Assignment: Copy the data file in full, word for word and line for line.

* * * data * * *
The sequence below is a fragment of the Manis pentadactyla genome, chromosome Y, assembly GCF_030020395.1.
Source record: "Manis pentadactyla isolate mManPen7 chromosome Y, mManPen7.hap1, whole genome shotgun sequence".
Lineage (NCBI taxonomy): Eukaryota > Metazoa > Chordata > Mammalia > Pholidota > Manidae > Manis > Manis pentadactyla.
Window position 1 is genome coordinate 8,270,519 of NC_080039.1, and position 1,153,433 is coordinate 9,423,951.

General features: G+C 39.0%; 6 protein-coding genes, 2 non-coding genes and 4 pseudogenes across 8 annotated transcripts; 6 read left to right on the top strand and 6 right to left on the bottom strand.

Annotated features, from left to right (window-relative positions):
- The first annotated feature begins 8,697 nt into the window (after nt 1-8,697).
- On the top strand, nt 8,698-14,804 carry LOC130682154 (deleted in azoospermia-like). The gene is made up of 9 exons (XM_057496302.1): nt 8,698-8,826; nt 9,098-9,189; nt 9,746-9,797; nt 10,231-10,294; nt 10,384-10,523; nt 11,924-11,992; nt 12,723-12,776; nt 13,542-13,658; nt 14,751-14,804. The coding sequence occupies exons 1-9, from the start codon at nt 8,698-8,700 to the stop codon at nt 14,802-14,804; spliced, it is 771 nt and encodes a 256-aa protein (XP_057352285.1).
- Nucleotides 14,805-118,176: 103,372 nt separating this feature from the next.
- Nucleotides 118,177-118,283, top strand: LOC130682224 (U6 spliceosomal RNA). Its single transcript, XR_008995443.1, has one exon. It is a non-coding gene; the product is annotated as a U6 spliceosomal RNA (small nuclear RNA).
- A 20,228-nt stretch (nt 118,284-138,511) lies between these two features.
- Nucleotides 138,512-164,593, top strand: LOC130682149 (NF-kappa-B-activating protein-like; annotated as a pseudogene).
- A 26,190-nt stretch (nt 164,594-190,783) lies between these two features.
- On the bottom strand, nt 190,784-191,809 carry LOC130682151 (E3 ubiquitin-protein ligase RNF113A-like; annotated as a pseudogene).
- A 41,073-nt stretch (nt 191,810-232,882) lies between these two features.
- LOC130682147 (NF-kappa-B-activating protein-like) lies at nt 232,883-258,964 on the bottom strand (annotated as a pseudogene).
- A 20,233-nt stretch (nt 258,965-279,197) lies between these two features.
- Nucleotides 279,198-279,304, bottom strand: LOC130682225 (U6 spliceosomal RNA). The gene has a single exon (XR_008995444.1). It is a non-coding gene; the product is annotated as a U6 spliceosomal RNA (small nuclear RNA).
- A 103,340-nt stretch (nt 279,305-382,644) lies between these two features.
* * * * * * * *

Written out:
The sequence below is a fragment of the Manis pentadactyla genome, chromosome Y, assembly GCF_030020395.1.
Source record: "Manis pentadactyla isolate mManPen7 chromosome Y, mManPen7.hap1, whole genome shotgun sequence".
Lineage (NCBI taxonomy): Eukaryota > Metazoa > Chordata > Mammalia > Pholidota > Manidae > Manis > Manis pentadactyla.
Window position 1 is genome coordinate 8,270,519 of NC_080039.1, and position 1,153,433 is coordinate 9,423,951.

General features: G+C 39.0%; 6 protein-coding genes, 2 non-coding genes and 4 pseudogenes across 8 annotated transcripts; 6 read left to right on the top strand and 6 right to left on the bottom strand.

Annotated features, from left to right (window-relative positions):
- The first annotated feature begins 8,697 nt into the window (after nt 1-8,697).
- On the top strand, nt 8,698-14,804 carry LOC130682154 (deleted in azoospermia-like). The gene is made up of 9 exons (XM_057496302.1): nt 8,698-8,826; nt 9,098-9,189; nt 9,746-9,797; nt 10,231-10,294; nt 10,384-10,523; nt 11,924-11,992; nt 12,723-12,776; nt 13,542-13,658; nt 14,751-14,804. The coding sequence occupies exons 1-9, from the start codon at nt 8,698-8,700 to the stop codon at nt 14,802-14,804; spliced, it is 771 nt and encodes a 256-aa protein (XP_057352285.1).
- Nucleotides 14,805-118,176: 103,372 nt separating this feature from the next.
- Nucleotides 118,177-118,283, top strand: LOC130682224 (U6 spliceosomal RNA). Its single transcript, XR_008995443.1, has one exon. It is a non-coding gene; the product is annotated as a U6 spliceosomal RNA (small nuclear RNA).
- A 20,228-nt stretch (nt 118,284-138,511) lies between these two features.
- Nucleotides 138,512-164,593, top strand: LOC130682149 (NF-kappa-B-activating protein-like; annotated as a pseudogene).
- A 26,190-nt stretch (nt 164,594-190,783) lies between these two features.
- On the bottom strand, nt 190,784-191,809 carry LOC130682151 (E3 ubiquitin-protein ligase RNF113A-like; annotated as a pseudogene).
- A 41,073-nt stretch (nt 191,810-232,882) lies between these two features.
- LOC130682147 (NF-kappa-B-activating protein-like) lies at nt 232,883-258,964 on the bottom strand (annotated as a pseudogene).
- A 20,233-nt stretch (nt 258,965-279,197) lies between these two features.
- Nucleotides 279,198-279,304, bottom strand: LOC130682225 (U6 spliceosomal RNA). The gene has a single exon (XR_008995444.1). It is a non-coding gene; the product is annotated as a U6 spliceosomal RNA (small nuclear RNA).
- A 103,340-nt stretch (nt 279,305-382,644) lies between these two features.